Cocker told Uncut about the Greek girl who inspired the song: "On that BBC Three documentary (2006's The story Of… Pulp's Common People), the researchers went through all the people who were contemporaries of mine at St Martins and they tried to track her down. They showed me a picture and it definitely wasn't her. I dunno. Maybe she wasn't Greek. Maybe I misheard her."
Pulp debuted this at the Reading Festival in 1994. Jarvis Cocker recalled in Isle of Noises
: "I was up trying to finish the words the night before. If a song doesn't work you know after about 20 seconds but you've got to finish it, five minutes or whatever, then feel really embarrassed."
The song only made it to #2 in the UK charts. It was denied the top spot by Robson Green and Jerome Flynn's version of "Unchained Melody
Jarvis Cocker told a funny story of the day it was revealed at #2: "The Sunday they announced the charts it was presented live in Birmingham, and all the chart acts had to mime to their songs. We didn't know what position we were, so we waited in this back room for them to call us. So time went on, it got to 6 p.m. and everyone was getting shaky. I went to the toilet to put my contact lenses in, but I hadn't rinsed them properly, so my eye went bright red. Anyway, we had to go on, and I was still in quite extreme physical pain, and my eye was streaming, so people obviously thought I was crying because we were #2! And, of course, by that time my makeup was running and looked like non-set cement... It'd been raining, so there were big puddles in front of the stage, and just as 'Common People' reached its, erm, climactic chorus, I jumped off the monitor quite spectacularly, as you do, landed in a puddle, slipped and fell flat on me arse! So I'm left thinking, 'F--k me, this is meant to be your ultimate triumph, and you're flat on your back in a puddle, your eye killing you, face falling off, on a wet Sunday afternoon in Birmingham!' Not quite what I'd been dreaming of for 20 years."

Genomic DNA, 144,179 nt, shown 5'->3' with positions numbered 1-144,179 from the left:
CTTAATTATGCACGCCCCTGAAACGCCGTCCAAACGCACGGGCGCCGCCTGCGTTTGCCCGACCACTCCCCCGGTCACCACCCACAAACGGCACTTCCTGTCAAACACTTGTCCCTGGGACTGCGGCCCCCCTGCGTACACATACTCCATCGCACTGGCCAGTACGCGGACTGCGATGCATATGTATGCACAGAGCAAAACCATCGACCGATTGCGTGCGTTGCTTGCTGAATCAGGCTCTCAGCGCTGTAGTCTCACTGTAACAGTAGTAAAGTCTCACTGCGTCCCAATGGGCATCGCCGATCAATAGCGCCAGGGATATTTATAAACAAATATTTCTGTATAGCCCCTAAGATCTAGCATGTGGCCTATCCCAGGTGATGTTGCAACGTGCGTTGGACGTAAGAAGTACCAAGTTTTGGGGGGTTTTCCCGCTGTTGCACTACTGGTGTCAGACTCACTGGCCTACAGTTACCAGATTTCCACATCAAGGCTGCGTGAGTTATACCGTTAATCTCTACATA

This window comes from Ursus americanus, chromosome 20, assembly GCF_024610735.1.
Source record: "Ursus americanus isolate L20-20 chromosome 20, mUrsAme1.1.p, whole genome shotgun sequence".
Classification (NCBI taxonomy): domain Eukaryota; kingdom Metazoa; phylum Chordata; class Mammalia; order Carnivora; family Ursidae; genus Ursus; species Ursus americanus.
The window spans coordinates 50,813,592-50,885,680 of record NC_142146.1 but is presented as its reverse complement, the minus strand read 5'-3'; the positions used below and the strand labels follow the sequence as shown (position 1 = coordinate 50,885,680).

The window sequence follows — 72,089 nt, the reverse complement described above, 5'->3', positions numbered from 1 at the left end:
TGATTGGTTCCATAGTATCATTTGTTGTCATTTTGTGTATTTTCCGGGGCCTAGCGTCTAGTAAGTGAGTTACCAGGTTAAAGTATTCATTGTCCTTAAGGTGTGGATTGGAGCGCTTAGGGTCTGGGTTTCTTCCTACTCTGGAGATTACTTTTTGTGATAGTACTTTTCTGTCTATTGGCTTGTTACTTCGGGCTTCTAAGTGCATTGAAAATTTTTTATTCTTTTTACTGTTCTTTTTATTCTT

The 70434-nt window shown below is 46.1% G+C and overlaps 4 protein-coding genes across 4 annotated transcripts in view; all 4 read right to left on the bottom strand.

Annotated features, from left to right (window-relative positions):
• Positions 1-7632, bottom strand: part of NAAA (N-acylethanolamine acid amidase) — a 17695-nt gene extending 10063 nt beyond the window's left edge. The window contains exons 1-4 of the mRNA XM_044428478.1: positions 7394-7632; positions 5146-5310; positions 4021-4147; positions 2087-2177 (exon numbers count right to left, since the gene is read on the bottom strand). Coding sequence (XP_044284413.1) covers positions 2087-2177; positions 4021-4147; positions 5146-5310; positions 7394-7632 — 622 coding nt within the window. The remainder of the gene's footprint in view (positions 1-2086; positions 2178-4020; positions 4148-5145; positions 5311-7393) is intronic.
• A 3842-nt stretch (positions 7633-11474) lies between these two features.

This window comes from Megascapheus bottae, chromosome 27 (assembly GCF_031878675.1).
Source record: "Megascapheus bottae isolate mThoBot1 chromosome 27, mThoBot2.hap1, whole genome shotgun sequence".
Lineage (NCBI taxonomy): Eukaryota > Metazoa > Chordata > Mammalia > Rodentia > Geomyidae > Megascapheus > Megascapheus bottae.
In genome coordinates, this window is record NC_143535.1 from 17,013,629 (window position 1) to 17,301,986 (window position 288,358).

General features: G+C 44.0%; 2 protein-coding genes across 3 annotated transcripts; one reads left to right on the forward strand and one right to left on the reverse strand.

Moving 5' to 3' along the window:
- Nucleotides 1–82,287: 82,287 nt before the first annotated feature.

Initially the song didn't go down too well with Cocker's bandmates when he presented it to them - drummer Nick Banks admitted during an appearance on BBC 5 live Breakfast that when he first heard Jarvis Cocker's initial demo, he thought it like "a tuneless dirge." He only began to appreciate this song when the band started recording in a studio.
Bassist Steve Mackey noted that it reminded him of the 1977 Emerson, Lake & Palmer song "Fanfare for the Common Man." However, keyboardist Candida Doyle saw the potential in the song from the start: "I just thought it was great straight away. It must have been the simplicity of it, and you could just tell it was a really powerful song then."